So I think the point here is not to get really down on others or ourselves who wander away or roll away, but to attend to them and ourselves, remembering God loves every human being and would bring us all back to enjoy fellowship in the Kingdom of God, and Jesus would engage us in this task (like the woman with the lamp).

Why does the sheep wander off or the coin roll away?  We have in us an insatiable curiosity, and this is a good thing, and we also have planted within us a desire for greatness.  We are made in the image and likeness of God, that means we have a desire for greatness, because God is great!  Some of us were watching the Lord of the Rings last night and wondering what it is that we enjoy about the film – one thing is that everyone has a longing to do something great, to be part of an epic journey that leads to changes in ourselves – growth in courage and in maturity – and helping the wider world.

The Apostles knew this desire for greatness – they argued with one another while they were walking with Jesus to Jerusalem about who would be greatest in the Kingdom of heaven.  Jesus did not attack their desire to be great, but said, if you would be great, you must be the servant of all.  Magnanimity, greatness of soul, is seen as a good thing.  The humble Blessed Virgin Mary rejoices and shouts when she realizes something of the significance of what is happening to her as she carried the Christ child.  She cries out, “He that is mighty has magnified me, and holy is His name!”  “All generations shall call me blessed!”  And God desires to magnify each one of us and to make us saints also!  That’s why he came in the flesh in Jesus Christ.

In our first reading today, Peter tells us that God will make us great in time.  But what comes before being exalted is humbling ourselves under God.

“Humble yourselves…under the mighty hand of God so that in the proper time he may exalt you…

And just as we can practice loving our neighbour to reveal our love for God (Trinity 1) so can we practice humility before God by being humble before one another:

Clothe yourselves, all of you, with humility towards one another, ‘for God opposes the proud but gives grace to the humble.”

Don’t kill your desire for greatness, by a kind of false humility.  To press your nose into the ground would be to deny your goodness.  But simply acknowledge your need for God.

We are complicated people – unknown even to ourselves.  And the simplest and a very practical way to show even to our own soul that we are acknowledging God… is to pray.  As soon as we lift up our mind to God, we are putting ourselves under God, instead of in place of God.

Humble yourselves, therefore, under the mighty hand of God…casting all your anxieties on him, because he cares for you.  Be sober-minded; be watchful.

Our ups and downs in our life, can be navigated, given some stability and direction, when we anchor ourselves in prayer to the Rock that is Christ.  And in that disposition of asking, we become open to God’s grace.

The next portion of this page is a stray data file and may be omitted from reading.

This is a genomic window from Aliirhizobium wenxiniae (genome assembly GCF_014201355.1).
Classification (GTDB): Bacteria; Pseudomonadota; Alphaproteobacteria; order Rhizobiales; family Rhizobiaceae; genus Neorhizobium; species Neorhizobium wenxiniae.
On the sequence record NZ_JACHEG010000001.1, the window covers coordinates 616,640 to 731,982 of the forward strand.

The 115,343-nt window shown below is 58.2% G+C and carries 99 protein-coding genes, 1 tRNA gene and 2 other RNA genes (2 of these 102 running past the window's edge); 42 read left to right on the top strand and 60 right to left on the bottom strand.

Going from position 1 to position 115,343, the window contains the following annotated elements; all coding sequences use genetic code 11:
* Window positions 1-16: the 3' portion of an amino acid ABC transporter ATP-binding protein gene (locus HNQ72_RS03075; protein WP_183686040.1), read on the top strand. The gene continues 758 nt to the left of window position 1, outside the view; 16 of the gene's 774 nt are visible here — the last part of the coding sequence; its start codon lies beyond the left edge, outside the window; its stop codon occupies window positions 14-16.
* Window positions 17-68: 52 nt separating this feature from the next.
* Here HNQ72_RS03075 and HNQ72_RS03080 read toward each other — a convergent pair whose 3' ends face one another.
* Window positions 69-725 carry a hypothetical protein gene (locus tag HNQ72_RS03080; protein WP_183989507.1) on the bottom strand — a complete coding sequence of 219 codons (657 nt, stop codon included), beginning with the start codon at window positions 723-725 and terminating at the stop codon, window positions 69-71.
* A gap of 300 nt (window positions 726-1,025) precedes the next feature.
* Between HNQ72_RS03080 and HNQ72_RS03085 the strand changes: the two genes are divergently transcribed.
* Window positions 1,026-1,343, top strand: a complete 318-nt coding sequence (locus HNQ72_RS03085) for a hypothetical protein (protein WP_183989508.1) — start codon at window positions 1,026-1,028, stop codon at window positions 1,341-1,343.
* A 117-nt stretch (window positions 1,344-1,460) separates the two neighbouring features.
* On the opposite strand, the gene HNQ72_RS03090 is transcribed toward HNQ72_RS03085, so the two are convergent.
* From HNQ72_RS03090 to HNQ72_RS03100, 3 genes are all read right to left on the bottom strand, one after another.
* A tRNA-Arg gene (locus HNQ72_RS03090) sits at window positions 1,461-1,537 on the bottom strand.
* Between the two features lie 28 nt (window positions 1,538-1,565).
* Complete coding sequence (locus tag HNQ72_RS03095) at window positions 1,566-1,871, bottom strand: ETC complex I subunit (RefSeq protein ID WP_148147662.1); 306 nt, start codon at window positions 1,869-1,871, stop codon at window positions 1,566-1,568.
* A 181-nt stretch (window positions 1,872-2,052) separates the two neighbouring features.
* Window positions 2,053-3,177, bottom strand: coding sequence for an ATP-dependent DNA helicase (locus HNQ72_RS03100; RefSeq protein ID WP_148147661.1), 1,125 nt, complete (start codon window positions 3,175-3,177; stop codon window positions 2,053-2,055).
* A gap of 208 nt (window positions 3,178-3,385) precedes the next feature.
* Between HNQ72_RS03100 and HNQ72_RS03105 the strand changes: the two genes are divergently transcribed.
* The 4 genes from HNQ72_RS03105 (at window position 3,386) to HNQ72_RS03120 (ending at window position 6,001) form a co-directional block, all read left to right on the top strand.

Different people find different ways of practising this idea of humbling ourselves continually under the mighty hand of God:

  • An excellent practice for humbling ourselves is to rest each week on Sundays or another Sabbath day, to look up and pray.  Others can help us in this discipline– that’s one reason we gather together.
  • Regular, even a daily pattern of prayer, is key to keeping us looking up – it is so easy for our souls to wander off.
  • Some use simple prayers that can be used anywhere, when you are in bed, or on a walk, or in a quiet corner of your house – the Lord’s Prayer, the Jesus Prayer, your own prayers, to recollect us before God.
  • You can have pictures in your house or car – images of Christ or the saints, to remind you to look up.
  • I know some evangelicals who play worship songs non-stop in their homes and cars – it is the same thing as saying the Jesus prayer, really, or having images, it is a kind of continual reminder, a continual praying.

All of this is about humbling ourselves – moment by moment – under the mighty hand of God, and waiting for him in due time to exalt us more fully into the life of heaven, the Kingdom of God.  Watching for his grace so that we can respond to it.

Peter warns us not to be naïve, that in the spiritual life, it is not just a kind of entropy that leads us away, there are active malevolent spiritual forces that are seeking in every way to hold us back from simply looking up to God.

Your adversary the devil prowls around like a roaring lion, seeking someone to devour.  Resist him, firm in your faith…

This process of sanctification, of being less and less proud, is a real suffering.  It is not easy to be faithful in prayer, at least at the start.  But it is to allow God to carry us on His back into the fold, into His kingdom, into Love.  It is giving up our tight control… but it is gaining true freedom.  It is to look up and say, in every circumstance, “Jesus, have mercy on me.”  Peter says,

Caste all your anxieties on God, because he cares for you.

Let us now prepare ourselves for Holy Communion – this involves a humbling of ourselves – both acknowledging our brokenness (repentance), and our need of help (we cannot see or enter the kingdom of God on our own), and then trusting in the goodness of God to offer his mercy and his grace.

Amen +